Humans need the humanities. But which humans? Because the evidence shows that some groups are effectively excluded from this field of study, particularly those from BAME communities (black, Asian and minority ethnic).
"The humanities are so crucial for teaching critical thought, rigorous research, powerful communication and ethical reasoning, all of which underpin our democracy and are essential,” says Neil Griffiths, CEO of Arts Emergency mentoring charity and network who will be on the panel for ‘Are the humanities for us?’. This is a compelling free public discussion organised by the University of London’s School of Advanced Study as a preview event ahead of its annual Being Human festival.
“Culture shapes our lives as much as politics,” he warns. “The creative and cultural industries now have less social mobility than any other sector. But we can change this, by showing the arts and humanities are for everyone and by tackling the real-world route causes behind the lack of opportunity and access."
So how open are the humanities? What are the barriers preventing some people from undertaking humanities research? Who is being left out, and what is being done to redress the balance?
‘Are the humanities for us?’ will address these questions. Run in collaboration with Arts Emergency, which helps young people from underprivileged backgrounds overcome barriers to participation and success in higher education and the creative and cultural industries. It will take place on 30 October from 6.30 to 8pm at the Rich Mix venue, east London.
The panel comprises Joan Anim-Addo, poet, playwright and professor of English and Caribbean literature at Goldsmiths, University of London, Dr Jonathan Saha, co-author of the Royal Historical Society’s Race, Ethnicity & Equality Report, Sandeep Mahal, director for Nottingham UNESCO City of Literature, Dr Christienna Fryar, lecturer in black British history at Goldsmiths, and Neil Griffiths. They will address underlying issues around BAME diversity in both academia and the creative industries. In addition, they will explore the barriers people from non-white, non-middle class backgrounds may encounter, and why they may be discouraged from a pathway that leads to them becoming writers, artists, academics, or considering other professions in the creative and cultural industries.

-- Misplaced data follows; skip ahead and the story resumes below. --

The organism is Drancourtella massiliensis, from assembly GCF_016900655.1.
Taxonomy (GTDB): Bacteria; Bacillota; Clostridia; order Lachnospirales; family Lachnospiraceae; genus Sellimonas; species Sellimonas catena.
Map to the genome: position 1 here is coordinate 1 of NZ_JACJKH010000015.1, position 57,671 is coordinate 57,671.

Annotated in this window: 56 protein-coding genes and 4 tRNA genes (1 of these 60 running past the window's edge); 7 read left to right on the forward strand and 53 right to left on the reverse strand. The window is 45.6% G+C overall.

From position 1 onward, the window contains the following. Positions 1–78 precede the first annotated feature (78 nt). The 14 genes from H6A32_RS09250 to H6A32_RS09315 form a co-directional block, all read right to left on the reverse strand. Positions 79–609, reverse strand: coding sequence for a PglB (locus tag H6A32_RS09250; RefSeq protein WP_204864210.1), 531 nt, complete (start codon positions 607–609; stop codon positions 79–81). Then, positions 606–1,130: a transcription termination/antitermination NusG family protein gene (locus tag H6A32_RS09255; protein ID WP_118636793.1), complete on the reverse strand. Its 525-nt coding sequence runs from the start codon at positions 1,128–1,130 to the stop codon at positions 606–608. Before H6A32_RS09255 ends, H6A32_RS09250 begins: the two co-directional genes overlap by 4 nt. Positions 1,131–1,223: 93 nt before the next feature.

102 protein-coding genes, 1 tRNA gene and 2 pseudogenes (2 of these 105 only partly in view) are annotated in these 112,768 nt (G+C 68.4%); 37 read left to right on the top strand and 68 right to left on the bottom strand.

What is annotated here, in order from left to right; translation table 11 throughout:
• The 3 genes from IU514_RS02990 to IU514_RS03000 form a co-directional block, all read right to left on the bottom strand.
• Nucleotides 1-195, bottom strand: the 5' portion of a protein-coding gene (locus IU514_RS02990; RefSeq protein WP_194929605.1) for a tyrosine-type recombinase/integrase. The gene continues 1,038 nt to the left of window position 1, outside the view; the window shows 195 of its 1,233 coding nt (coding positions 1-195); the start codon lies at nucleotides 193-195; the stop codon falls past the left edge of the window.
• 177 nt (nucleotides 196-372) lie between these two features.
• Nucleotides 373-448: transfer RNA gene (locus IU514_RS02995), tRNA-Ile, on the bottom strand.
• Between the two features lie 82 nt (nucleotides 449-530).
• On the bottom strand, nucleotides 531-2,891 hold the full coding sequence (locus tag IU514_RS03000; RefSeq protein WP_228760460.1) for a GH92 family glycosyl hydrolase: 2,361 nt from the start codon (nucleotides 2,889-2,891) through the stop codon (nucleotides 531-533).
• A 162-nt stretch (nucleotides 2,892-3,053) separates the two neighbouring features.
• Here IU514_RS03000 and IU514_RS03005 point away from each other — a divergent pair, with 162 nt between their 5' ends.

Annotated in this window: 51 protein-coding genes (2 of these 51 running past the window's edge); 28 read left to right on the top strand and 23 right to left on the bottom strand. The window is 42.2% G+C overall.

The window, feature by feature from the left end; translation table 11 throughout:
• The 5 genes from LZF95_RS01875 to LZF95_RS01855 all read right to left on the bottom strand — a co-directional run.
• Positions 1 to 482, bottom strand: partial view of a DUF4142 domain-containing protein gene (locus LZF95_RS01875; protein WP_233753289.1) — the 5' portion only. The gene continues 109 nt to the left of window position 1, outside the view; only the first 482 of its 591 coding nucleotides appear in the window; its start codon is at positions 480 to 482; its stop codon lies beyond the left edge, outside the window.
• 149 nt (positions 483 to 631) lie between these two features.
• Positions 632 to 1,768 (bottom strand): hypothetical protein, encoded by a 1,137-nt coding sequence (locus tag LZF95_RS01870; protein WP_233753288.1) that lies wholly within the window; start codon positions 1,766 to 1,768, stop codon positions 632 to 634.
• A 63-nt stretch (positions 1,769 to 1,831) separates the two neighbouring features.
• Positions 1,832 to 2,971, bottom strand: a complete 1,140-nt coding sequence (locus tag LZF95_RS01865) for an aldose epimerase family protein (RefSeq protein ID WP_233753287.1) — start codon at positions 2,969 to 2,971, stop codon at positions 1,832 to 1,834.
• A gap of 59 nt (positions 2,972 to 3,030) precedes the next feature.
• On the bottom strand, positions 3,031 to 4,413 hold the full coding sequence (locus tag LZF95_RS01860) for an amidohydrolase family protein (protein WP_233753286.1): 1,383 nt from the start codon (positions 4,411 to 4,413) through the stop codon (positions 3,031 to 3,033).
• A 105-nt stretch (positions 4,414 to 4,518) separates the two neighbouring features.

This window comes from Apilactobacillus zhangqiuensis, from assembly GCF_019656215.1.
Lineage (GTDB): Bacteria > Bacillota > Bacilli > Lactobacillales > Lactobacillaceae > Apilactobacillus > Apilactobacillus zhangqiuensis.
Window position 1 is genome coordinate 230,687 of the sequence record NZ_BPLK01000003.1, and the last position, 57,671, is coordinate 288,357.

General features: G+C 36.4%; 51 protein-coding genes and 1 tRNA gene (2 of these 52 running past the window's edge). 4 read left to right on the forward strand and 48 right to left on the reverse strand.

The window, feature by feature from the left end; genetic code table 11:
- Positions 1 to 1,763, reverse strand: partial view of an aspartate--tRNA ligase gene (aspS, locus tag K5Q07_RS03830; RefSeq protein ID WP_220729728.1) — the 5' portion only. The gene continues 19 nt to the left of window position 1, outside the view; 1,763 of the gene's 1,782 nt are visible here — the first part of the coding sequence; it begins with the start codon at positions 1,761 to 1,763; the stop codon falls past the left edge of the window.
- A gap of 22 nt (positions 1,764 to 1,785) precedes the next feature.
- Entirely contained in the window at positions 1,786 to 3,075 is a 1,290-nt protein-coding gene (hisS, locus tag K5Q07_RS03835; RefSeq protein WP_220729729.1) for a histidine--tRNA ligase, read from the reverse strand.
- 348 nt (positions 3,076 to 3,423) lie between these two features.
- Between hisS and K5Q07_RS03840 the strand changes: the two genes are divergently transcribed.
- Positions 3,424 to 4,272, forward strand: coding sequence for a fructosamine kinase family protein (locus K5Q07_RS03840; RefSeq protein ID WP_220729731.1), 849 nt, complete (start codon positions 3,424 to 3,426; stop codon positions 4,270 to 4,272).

The evening will include special contributions and performances from young people who have benefited from being part of Arts Emergency. Widening the intake for the humanities is crucial, concludes Neil Griffiths: “Their insights are essential to decode the images that surround us, delve into the discourses that construct gender, race and class, explore ethical issues, and discover how the past informs the present and the future.”
This event is part of the Being Human festival, led by the School of Advanced Study in partnership with the Arts and Humanities Research Council and the British Academy. To find out more about the festival, visit beinghumanfestival.org.
2. Being Human: the UK’s only national festival of the humanities, 14–23 November 2019. Led by the School of Advanced Study, University of London, in partnership with the Arts and Humanities Research Council and the British Academy, the Being Human festival is a national forum for public engagement with humanities research. Every year the festival features around 300 events across the UK, working with an average of 80 universities and research organisations in 50 towns and cities. Find out more about the festival at www.beinghumanfestival.org and on social media, Twitter at @BeingHumanFest and Instagram @BeingHumanFest.
3. The School of Advanced Study (SAS), University of London, is the UK’s national centre for the promotion and support of research in the humanities. SAS and its member institutes offer unparalleled resources, facilities and academic opportunities across a wide range of subject areas for the benefit of the national and international scholarly community. Last year SAS welcomed 892 research fellows and associates, held 1,903 events highlighting the latest research in the humanities, received 25.9 million online visits to its research resources and platforms, and hosted 173,493 visits to its specialist libraries and collections. The School also leads Being Human, the UK’s only nationwide festival of the humanities. Find out more at www.sas.ac.uk or follow SAS on Twitter at @SASNews.
4. Arts Emergency is an award-winning mentoring charity and network. Its mission is to help marginalised young people overcome barriers to participation and success in higher education and the creative and cultural industries. Arts Emergency is now a community of 7,000 professionals from the creative and cultural industries who have pledged to pass on opportunities and support to less privileged young people. They provide expert mentors, work experience and free cultural activities to young people, with the vast majority going on to higher education, apprenticeships and employment in the cultural sector. Find out more at https://arts-emergency.org/.